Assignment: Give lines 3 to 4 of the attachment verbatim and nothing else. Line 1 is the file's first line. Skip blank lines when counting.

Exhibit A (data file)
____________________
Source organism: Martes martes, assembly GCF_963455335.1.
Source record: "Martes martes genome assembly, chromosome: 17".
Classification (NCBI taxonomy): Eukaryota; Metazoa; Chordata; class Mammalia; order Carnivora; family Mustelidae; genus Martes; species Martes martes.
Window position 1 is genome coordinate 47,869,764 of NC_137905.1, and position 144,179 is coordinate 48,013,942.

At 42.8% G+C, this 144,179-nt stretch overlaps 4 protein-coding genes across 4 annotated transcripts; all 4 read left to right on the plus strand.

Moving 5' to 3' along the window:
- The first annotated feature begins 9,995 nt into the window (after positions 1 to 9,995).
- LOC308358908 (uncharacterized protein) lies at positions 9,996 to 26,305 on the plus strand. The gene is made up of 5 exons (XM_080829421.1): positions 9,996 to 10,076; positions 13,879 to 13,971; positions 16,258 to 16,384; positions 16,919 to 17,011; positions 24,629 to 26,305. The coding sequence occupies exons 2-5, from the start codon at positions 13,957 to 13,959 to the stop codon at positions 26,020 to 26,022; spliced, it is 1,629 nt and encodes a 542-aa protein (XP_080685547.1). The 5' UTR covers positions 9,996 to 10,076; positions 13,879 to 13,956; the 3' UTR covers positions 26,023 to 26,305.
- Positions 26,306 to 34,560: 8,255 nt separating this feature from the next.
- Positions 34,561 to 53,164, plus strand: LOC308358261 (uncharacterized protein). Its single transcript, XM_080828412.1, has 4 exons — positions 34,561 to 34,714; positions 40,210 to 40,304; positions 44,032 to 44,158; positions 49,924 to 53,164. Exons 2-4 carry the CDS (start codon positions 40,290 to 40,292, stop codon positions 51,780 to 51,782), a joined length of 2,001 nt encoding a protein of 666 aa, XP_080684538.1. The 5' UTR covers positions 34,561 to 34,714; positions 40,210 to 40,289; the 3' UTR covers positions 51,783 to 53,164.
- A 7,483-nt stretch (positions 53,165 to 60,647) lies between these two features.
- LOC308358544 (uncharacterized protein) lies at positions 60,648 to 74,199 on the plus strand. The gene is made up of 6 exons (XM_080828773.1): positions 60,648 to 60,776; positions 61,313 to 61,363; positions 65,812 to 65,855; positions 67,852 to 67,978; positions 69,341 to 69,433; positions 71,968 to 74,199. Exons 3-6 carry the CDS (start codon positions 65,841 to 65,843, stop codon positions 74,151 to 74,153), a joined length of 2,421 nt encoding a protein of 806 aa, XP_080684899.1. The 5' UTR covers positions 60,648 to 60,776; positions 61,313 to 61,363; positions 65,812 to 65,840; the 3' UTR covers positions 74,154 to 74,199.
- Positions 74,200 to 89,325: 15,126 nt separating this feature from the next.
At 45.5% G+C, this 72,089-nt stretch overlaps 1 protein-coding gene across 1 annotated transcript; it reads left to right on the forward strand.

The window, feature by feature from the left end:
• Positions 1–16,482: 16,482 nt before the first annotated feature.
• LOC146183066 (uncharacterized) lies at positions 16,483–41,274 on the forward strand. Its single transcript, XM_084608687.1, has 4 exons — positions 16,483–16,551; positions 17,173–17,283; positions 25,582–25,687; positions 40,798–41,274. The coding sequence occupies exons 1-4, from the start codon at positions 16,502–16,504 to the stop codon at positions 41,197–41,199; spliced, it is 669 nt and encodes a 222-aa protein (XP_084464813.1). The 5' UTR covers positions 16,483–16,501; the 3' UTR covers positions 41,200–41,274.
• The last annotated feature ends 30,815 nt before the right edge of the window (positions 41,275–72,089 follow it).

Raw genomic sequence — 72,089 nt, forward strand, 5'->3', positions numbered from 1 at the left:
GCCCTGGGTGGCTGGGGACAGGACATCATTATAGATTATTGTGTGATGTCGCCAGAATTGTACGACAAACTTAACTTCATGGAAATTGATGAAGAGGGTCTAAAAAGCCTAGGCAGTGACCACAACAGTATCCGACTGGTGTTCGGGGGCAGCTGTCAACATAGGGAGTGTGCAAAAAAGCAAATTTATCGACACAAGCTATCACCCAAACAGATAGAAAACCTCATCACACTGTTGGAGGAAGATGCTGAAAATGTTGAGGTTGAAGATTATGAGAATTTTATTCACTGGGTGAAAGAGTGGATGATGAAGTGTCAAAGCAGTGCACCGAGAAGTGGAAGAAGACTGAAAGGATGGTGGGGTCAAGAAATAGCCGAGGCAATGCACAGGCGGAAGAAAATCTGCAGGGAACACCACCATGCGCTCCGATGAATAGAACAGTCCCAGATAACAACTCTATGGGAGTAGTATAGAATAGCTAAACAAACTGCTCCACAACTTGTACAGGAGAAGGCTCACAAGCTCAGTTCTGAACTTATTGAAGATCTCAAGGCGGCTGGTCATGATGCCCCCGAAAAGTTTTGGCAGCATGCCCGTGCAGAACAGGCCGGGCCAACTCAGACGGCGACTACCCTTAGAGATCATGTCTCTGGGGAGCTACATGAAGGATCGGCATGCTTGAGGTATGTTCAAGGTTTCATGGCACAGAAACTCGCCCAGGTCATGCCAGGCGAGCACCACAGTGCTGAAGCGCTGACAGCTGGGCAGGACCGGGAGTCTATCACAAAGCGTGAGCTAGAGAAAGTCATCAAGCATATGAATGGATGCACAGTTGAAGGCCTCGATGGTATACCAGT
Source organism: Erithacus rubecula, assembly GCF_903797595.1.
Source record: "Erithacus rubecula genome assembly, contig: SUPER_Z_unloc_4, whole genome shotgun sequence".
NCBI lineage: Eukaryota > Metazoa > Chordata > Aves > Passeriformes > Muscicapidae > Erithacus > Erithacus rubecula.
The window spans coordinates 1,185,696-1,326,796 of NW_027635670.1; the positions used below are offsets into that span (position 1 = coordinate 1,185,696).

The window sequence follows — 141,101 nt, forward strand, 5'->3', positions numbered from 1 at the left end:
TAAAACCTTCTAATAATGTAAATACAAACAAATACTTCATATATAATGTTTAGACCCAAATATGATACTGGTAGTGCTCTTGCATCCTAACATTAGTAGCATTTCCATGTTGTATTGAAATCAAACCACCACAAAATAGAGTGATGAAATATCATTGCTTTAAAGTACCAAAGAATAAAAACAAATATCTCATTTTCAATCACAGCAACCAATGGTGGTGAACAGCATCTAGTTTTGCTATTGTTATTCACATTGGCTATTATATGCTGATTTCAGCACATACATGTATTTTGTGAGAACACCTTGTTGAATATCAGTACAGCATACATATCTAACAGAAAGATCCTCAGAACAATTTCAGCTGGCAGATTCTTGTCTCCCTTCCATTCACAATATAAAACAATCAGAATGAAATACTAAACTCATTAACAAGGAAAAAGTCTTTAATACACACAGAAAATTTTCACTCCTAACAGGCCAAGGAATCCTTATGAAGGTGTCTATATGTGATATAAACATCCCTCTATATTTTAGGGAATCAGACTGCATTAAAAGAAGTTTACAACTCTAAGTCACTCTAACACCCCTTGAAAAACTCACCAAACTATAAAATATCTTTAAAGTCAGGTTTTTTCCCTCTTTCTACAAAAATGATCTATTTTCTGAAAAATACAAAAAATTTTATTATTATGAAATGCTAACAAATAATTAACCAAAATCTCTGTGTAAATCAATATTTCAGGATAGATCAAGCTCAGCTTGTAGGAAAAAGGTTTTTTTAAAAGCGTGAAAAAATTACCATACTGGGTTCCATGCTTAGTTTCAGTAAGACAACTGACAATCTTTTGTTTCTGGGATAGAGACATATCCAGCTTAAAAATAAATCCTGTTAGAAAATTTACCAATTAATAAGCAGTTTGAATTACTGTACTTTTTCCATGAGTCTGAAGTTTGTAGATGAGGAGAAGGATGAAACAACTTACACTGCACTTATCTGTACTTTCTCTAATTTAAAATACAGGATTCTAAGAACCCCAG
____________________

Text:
Classification (NCBI taxonomy): Eukaryota; Metazoa; Chordata; class Mammalia; order Carnivora; family Mustelidae; genus Martes; species Martes martes.
Window position 1 is genome coordinate 47,869,764 of NC_137905.1, and position 144,179 is coordinate 48,013,942.